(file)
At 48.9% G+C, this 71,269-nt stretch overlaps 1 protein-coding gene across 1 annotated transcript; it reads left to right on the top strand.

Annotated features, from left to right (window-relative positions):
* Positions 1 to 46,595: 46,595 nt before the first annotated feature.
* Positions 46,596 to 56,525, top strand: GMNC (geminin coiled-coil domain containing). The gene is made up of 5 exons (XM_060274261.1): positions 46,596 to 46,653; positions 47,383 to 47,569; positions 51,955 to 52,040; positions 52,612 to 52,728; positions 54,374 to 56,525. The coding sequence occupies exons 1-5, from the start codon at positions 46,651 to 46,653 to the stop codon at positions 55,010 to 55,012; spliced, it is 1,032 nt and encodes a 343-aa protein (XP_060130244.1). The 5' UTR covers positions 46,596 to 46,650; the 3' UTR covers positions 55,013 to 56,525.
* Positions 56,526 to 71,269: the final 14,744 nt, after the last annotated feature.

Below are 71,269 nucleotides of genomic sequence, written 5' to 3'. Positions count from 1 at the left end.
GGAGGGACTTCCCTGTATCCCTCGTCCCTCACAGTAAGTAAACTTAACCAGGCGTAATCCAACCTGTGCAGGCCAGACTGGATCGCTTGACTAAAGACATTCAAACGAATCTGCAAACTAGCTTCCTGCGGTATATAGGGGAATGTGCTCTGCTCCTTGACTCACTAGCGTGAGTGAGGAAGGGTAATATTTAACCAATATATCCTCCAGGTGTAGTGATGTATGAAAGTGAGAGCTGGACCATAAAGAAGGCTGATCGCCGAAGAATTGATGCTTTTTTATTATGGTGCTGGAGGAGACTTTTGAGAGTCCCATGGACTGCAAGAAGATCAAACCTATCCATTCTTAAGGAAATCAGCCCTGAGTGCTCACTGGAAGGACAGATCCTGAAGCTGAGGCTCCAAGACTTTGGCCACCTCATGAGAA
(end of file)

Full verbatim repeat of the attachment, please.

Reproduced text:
At 48.9% G+C, this 71,269-nt stretch overlaps 1 protein-coding gene across 1 annotated transcript; it reads left to right on the top strand.

Annotated features, from left to right (window-relative positions):
* Positions 1 to 46,595: 46,595 nt before the first annotated feature.
* Positions 46,596 to 56,525, top strand: GMNC (geminin coiled-coil domain containing). The gene is made up of 5 exons (XM_060274261.1): positions 46,596 to 46,653; positions 47,383 to 47,569; positions 51,955 to 52,040; positions 52,612 to 52,728; positions 54,374 to 56,525. The coding sequence occupies exons 1-5, from the start codon at positions 46,651 to 46,653 to the stop codon at positions 55,010 to 55,012; spliced, it is 1,032 nt and encodes a 343-aa protein (XP_060130244.1). The 5' UTR covers positions 46,596 to 46,650; the 3' UTR covers positions 55,013 to 56,525.
* Positions 56,526 to 71,269: the final 14,744 nt, after the last annotated feature.

Below are 71,269 nucleotides of genomic sequence, written 5' to 3'. Positions count from 1 at the left end.
GGAGGGACTTCCCTGTATCCCTCGTCCCTCACAGTAAGTAAACTTAACCAGGCGTAATCCAACCTGTGCAGGCCAGACTGGATCGCTTGACTAAAGACATTCAAACGAATCTGCAAACTAGCTTCCTGCGGTATATAGGGGAATGTGCTCTGCTCCTTGACTCACTAGCGTGAGTGAGGAAGGGTAATATTTAACCAATATATCCTCCAGGTGTAGTGATGTATGAAAGTGAGAGCTGGACCATAAAGAAGGCTGATCGCCGAAGAATTGATGCTTTTTTATTATGGTGCTGGAGGAGACTTTTGAGAGTCCCATGGACTGCAAGAAGATCAAACCTATCCATTCTTAAGGAAATCAGCCCTGAGTGCTCACTGGAAGGACAGATCCTGAAGCTGAGGCTCCAAGACTTTGGCCACCTCATGAGAA